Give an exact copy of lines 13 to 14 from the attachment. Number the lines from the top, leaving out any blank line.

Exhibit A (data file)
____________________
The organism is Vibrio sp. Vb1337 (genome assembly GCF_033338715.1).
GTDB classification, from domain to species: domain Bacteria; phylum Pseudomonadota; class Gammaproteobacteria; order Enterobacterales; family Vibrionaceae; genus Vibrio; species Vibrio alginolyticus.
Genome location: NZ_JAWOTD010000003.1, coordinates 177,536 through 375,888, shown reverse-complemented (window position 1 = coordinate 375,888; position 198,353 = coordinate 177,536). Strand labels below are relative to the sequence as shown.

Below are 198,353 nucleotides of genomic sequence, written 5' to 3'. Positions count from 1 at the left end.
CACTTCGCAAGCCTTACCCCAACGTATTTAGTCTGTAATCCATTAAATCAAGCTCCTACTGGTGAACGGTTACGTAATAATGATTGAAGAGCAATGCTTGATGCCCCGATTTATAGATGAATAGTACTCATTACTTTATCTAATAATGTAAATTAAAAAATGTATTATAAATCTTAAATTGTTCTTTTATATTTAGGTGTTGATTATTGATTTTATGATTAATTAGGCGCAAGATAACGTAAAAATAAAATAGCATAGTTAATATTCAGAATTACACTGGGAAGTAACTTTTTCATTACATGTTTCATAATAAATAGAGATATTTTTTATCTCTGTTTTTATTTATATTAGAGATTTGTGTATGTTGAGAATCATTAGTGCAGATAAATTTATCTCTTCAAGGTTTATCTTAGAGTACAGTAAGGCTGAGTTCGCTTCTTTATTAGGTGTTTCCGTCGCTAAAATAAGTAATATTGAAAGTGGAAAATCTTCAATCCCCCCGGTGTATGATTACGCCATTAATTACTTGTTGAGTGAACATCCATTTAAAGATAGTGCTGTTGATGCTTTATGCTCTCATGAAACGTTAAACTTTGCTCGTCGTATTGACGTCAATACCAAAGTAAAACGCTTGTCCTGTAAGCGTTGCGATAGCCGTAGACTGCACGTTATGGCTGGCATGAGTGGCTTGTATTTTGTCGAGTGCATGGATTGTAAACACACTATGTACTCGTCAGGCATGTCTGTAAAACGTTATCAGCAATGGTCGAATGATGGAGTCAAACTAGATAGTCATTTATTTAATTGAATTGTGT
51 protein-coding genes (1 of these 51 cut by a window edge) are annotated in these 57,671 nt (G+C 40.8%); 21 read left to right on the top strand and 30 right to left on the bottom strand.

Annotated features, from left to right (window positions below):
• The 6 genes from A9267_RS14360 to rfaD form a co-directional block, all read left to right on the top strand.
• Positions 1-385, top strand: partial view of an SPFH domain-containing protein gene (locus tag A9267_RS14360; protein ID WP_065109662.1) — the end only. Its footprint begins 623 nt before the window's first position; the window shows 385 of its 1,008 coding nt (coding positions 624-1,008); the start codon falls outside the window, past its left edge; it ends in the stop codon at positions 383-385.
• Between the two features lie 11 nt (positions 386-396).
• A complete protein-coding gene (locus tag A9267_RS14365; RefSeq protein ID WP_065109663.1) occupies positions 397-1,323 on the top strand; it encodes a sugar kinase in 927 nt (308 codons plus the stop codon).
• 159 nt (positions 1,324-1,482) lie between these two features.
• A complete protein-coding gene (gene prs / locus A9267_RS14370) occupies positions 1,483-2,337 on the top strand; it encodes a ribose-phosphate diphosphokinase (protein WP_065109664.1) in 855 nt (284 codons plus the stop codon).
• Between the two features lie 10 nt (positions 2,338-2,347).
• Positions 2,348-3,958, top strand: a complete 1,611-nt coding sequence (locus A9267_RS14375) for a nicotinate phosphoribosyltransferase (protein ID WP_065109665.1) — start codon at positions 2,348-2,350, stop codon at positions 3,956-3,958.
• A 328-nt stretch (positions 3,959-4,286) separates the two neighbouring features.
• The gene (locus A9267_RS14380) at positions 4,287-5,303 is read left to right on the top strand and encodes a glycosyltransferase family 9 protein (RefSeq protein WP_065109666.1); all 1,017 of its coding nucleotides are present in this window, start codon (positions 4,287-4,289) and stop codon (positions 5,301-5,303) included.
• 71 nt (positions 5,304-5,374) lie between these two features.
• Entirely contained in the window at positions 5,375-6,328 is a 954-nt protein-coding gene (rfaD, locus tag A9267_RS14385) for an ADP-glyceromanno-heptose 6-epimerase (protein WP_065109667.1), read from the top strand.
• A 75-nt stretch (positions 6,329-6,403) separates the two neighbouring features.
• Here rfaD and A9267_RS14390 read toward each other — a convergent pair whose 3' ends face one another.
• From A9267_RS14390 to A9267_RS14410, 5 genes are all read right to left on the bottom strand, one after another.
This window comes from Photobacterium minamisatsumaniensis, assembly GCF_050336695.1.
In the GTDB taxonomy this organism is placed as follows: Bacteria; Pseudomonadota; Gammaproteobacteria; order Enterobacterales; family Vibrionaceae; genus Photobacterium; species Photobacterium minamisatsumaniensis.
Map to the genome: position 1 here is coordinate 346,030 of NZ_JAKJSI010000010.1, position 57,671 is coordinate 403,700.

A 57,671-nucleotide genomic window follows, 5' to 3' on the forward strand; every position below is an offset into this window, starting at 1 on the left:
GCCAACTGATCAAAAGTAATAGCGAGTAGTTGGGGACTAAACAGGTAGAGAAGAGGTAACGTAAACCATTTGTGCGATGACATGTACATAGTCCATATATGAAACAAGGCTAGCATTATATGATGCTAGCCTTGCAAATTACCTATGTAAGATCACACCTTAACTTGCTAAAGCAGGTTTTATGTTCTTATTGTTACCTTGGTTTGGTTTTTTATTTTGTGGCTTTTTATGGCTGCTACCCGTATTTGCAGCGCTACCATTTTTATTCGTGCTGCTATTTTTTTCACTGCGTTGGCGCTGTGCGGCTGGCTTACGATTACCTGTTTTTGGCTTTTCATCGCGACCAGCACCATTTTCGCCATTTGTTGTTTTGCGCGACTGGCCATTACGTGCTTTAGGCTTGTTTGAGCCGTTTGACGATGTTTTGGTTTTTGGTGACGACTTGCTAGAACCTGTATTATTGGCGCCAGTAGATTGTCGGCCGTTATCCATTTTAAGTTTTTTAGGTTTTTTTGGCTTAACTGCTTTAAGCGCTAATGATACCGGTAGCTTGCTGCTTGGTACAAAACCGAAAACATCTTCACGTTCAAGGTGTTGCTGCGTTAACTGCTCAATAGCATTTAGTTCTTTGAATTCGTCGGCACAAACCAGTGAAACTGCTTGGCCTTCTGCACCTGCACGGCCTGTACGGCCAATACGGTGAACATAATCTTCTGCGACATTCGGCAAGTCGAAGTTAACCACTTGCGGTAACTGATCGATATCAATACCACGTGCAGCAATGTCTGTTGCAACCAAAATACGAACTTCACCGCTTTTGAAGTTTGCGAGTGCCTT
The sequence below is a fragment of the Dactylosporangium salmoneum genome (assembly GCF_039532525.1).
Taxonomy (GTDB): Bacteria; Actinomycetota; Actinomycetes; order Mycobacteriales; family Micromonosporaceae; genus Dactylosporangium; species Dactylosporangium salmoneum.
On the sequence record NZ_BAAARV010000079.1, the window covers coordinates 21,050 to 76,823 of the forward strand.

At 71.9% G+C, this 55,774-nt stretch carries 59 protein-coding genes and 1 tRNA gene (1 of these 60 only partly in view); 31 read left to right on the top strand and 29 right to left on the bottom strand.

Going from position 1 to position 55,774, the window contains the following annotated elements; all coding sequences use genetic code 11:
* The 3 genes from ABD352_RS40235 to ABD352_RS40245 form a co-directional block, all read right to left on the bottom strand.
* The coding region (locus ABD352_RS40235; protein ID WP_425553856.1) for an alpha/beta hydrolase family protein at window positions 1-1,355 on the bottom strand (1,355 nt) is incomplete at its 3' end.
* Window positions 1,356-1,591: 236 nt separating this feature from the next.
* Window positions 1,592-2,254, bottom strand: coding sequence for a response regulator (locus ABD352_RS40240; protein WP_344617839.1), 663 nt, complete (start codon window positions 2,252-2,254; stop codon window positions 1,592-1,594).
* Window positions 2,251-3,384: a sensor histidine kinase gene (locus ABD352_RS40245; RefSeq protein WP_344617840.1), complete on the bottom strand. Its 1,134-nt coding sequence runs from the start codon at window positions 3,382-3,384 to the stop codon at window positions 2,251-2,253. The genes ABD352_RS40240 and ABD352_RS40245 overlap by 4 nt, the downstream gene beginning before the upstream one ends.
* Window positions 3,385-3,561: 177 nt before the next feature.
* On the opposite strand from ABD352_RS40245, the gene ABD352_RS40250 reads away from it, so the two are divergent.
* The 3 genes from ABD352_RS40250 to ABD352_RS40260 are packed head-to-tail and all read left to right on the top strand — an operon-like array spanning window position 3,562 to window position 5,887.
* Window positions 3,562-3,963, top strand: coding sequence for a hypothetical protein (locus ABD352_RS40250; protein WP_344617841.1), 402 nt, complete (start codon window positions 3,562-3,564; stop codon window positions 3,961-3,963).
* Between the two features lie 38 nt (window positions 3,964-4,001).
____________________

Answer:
• A complete protein-coding gene (gene prs / locus A9267_RS14370) occupies positions 1,483-2,337 on the top strand; it encodes a ribose-phosphate diphosphokinase (protein WP_065109664.1) in 855 nt (284 codons plus the stop codon).
• Between the two features lie 10 nt (positions 2,338-2,347).